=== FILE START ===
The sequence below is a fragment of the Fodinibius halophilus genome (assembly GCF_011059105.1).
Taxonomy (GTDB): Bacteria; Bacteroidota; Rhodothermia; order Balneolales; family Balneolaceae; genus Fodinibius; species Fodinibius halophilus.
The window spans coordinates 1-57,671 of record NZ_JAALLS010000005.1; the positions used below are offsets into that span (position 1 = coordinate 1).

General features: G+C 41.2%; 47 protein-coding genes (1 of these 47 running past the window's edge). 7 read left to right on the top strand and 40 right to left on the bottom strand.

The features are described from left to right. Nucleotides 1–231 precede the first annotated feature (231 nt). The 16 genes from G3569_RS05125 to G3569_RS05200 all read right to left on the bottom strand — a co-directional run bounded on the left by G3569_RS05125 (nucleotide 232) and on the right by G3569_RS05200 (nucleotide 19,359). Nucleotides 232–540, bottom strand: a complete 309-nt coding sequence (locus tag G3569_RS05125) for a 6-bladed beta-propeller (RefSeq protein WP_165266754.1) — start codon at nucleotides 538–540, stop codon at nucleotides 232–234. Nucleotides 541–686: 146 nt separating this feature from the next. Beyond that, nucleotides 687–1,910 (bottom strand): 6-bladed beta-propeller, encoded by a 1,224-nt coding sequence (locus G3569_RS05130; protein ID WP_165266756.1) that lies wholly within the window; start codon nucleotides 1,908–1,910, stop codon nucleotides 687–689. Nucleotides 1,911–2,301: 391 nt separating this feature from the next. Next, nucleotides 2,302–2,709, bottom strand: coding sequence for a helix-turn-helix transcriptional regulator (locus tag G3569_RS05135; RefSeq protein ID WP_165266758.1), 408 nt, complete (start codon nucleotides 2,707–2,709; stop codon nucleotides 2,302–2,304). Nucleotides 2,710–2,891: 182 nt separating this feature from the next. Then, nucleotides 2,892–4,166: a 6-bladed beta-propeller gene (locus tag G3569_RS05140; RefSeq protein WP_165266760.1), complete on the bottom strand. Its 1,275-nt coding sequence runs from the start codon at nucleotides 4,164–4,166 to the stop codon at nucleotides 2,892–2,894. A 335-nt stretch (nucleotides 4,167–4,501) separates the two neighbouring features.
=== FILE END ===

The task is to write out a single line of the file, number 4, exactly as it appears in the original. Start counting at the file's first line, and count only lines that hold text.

General features: G+C 41.2%; 47 protein-coding genes (1 of these 47 running past the window's edge). 7 read left to right on the top strand and 40 right to left on the bottom strand.